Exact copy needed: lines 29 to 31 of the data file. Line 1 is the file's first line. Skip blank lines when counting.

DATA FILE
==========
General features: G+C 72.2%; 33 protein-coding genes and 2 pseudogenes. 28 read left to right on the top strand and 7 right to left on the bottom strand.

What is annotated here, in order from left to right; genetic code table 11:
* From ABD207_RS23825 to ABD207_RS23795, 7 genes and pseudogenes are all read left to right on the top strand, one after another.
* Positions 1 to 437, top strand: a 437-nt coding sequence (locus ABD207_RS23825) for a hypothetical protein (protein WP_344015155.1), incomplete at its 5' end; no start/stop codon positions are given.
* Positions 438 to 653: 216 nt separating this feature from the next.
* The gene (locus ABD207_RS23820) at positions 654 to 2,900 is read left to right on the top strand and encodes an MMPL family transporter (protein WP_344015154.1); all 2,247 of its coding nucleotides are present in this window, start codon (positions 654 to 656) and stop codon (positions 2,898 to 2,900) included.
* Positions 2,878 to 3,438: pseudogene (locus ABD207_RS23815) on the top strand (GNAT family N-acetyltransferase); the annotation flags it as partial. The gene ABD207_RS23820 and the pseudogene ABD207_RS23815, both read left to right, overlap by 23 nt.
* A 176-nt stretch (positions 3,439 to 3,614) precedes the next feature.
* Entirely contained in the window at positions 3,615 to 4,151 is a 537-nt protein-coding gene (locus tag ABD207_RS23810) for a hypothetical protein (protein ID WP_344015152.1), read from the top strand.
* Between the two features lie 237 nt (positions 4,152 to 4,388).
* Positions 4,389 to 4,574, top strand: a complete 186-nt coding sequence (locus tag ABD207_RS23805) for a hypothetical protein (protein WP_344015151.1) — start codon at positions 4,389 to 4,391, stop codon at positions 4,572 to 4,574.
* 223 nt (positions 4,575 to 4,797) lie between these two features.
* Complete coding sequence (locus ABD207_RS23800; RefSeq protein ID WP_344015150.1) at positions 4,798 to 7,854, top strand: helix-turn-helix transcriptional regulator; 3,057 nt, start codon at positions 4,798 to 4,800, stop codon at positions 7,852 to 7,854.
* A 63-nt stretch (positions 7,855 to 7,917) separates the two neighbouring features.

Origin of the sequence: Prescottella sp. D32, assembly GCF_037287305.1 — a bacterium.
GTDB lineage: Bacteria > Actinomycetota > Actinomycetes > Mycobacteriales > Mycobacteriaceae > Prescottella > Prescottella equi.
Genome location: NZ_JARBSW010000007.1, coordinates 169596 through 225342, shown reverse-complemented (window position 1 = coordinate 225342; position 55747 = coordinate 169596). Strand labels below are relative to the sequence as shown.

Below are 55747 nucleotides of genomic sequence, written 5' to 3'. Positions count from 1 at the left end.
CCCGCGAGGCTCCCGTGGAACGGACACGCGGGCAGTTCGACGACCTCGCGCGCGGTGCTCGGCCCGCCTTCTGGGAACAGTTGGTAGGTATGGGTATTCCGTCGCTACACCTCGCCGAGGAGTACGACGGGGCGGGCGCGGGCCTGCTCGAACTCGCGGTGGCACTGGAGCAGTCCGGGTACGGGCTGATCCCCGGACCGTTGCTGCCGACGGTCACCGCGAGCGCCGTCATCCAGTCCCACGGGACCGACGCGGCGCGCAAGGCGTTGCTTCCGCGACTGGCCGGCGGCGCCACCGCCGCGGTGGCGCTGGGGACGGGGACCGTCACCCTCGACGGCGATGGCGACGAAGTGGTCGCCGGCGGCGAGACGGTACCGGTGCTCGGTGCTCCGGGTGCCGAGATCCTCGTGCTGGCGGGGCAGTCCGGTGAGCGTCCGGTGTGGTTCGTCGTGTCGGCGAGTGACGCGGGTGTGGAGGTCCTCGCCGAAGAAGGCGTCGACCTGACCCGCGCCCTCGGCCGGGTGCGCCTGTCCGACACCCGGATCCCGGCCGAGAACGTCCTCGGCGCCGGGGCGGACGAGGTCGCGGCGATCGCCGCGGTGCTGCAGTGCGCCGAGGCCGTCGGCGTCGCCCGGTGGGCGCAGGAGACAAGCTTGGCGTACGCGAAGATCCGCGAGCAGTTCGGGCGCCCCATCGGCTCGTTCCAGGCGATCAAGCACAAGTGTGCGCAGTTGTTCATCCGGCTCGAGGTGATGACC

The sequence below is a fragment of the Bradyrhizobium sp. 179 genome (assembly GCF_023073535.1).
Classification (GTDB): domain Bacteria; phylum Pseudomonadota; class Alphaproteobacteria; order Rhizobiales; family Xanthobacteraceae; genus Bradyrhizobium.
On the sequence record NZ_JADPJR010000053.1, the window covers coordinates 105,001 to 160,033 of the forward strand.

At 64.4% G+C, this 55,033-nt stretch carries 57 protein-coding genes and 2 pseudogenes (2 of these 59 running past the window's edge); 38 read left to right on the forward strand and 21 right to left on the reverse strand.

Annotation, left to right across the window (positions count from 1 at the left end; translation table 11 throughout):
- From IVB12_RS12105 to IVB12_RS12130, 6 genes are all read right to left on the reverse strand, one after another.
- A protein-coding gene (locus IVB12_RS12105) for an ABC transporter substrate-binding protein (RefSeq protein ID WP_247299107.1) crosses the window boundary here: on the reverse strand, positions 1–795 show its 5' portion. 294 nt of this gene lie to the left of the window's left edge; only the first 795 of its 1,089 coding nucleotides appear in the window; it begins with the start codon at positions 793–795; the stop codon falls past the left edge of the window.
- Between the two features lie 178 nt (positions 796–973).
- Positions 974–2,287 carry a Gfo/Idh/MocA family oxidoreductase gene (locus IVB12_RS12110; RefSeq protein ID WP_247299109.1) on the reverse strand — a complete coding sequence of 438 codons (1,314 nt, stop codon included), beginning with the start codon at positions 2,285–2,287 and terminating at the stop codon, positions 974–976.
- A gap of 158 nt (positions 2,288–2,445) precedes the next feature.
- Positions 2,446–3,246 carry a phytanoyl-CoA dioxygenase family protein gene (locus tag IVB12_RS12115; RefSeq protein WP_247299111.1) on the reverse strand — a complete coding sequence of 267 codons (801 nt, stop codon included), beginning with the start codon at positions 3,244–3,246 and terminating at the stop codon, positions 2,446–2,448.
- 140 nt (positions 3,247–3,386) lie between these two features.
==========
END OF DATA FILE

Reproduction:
- A gap of 158 nt (positions 2,288–2,445) precedes the next feature.
- Positions 2,446–3,246 carry a phytanoyl-CoA dioxygenase family protein gene (locus tag IVB12_RS12115; RefSeq protein WP_247299111.1) on the reverse strand — a complete coding sequence of 267 codons (801 nt, stop codon included), beginning with the start codon at positions 3,244–3,246 and terminating at the stop codon, positions 2,446–2,448.
- 140 nt (positions 3,247–3,386) lie between these two features.